The Coordinating Committee of Belgian Jewish Organisations (CCOJB), the country’s EJC affiliate, has expressed outrage after a brochure honouring Nazi collaborators was published with funding from the Flemish Parliament.
The brochure, which was published as part of a special edition celebrating 50 years of the Flemish Parliament, depicted Nazi collaborators Staf De Clercq and August Borms among figures which have “shaped the emancipation of our language and our people”, as reported by the daily, De Standaard.
De Clercq, one of Belgium’s most notorious collaborators and the leader of the pro-Nazi Flemish National League (VNV), is described in the brochure as “an educator and language border activist”. Borms, who was sentenced to death as a collaborator and refused to denounce the Nazis is described as “a teacher and figurehead of activism during World War I.” The brochure does acknowledge that they were both Nazi collaborators.
“Honouring these collaborators of the Nazi regime is scandalous, at a time where we face growing concerns about our safety and our children being increasingly exposed to unbridled antisemitism”, said CCOJB President Yohan Benizri.
“Hate speech cannot be effectively tackled whilst celebrating a shameful legacy. This double message is totally detrimental to these efforts,” he continued.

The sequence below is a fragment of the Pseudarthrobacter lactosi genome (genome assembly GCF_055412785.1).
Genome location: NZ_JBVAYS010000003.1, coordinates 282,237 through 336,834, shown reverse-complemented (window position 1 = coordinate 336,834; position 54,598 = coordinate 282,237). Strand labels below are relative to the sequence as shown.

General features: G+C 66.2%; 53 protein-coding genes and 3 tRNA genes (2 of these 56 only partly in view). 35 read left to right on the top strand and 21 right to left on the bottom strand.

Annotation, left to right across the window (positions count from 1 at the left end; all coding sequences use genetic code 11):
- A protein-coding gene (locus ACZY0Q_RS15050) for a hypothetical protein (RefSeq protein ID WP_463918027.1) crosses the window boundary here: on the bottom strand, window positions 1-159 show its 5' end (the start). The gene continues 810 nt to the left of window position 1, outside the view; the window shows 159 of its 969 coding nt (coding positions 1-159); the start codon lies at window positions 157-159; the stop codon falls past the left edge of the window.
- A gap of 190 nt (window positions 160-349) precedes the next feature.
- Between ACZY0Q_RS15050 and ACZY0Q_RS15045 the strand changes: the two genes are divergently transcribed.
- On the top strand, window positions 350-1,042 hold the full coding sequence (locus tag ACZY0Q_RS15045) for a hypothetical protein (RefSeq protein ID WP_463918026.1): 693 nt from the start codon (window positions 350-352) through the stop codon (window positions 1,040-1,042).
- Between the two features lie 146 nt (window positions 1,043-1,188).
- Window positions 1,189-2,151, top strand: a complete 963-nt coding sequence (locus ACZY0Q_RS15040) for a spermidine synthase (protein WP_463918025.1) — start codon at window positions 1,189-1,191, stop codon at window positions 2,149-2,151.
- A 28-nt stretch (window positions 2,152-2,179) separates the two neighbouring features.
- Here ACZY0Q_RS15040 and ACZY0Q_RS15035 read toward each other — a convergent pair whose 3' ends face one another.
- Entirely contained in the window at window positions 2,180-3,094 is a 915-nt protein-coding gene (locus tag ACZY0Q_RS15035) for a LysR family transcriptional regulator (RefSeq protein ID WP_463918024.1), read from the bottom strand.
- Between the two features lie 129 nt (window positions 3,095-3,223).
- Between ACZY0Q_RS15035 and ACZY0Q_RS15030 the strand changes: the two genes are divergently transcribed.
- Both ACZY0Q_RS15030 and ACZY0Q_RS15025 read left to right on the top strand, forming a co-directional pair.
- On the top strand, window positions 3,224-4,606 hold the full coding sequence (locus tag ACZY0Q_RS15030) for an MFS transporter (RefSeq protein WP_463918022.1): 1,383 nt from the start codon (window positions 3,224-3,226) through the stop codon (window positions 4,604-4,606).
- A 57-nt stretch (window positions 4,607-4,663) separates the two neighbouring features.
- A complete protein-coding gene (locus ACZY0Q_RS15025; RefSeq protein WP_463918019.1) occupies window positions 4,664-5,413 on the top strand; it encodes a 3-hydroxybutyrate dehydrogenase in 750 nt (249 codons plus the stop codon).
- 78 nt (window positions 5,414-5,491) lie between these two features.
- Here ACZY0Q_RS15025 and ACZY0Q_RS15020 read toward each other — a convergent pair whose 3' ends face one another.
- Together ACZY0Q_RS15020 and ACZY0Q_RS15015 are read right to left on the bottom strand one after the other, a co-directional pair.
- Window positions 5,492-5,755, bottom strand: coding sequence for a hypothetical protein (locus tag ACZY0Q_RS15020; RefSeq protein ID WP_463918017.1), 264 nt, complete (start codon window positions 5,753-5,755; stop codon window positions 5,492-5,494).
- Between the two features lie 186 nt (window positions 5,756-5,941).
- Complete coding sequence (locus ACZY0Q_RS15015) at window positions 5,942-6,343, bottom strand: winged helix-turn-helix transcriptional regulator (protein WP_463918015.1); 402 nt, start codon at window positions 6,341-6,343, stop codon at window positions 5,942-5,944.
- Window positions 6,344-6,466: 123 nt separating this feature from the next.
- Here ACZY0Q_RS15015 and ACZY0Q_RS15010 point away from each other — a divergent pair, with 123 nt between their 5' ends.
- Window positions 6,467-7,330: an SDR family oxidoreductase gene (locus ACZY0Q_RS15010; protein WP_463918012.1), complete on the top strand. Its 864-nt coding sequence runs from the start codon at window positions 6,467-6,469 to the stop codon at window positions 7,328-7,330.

“Belgium must shed light on the role of collaborators and accomplices of the Nazi regime during World War II. There are lessons to be learned from this terrible history, which are all the more resonant today in the difficult times that we are facing, and as many of our fellow citizens are looking for simple answers and scapegoats to the current health crisis,” Mr. Benizri added.
“We call on Belgian civil society and academia to wake up and join us in denouncing this type of abuse. Just two weeks before International Holocaust Remembrance Day, on January 27, it would be wise for the Flemish Parliament to work towards sensitising the younger generations to questions of civic responsibility, instead of glorifying former Nazi collaborators”, the statement concluded.
The Flemish Parliament is the legislative entity of Flanders, dealing with competences as a “geographic region” and as a “cultural community”, in Belgium’s federal constitutional arrangement.